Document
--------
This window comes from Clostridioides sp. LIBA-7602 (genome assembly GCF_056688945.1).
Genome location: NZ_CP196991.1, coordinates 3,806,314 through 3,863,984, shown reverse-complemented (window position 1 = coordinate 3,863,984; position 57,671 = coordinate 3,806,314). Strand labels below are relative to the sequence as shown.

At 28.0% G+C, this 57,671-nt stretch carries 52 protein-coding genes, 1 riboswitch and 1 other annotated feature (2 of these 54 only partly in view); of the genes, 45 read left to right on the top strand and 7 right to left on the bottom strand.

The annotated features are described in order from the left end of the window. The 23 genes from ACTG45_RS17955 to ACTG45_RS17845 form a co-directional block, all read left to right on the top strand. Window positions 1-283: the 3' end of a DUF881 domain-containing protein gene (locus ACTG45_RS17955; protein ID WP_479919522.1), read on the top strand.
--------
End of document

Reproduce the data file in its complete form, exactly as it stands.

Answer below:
This window comes from Clostridioides sp. LIBA-7602 (genome assembly GCF_056688945.1).
Genome location: NZ_CP196991.1, coordinates 3,806,314 through 3,863,984, shown reverse-complemented (window position 1 = coordinate 3,863,984; position 57,671 = coordinate 3,806,314). Strand labels below are relative to the sequence as shown.

At 28.0% G+C, this 57,671-nt stretch carries 52 protein-coding genes, 1 riboswitch and 1 other annotated feature (2 of these 54 only partly in view); of the genes, 45 read left to right on the top strand and 7 right to left on the bottom strand.

The annotated features are described in order from the left end of the window. The 23 genes from ACTG45_RS17955 to ACTG45_RS17845 form a co-directional block, all read left to right on the top strand. Window positions 1-283: the 3' end of a DUF881 domain-containing protein gene (locus ACTG45_RS17955; protein ID WP_479919522.1), read on the top strand.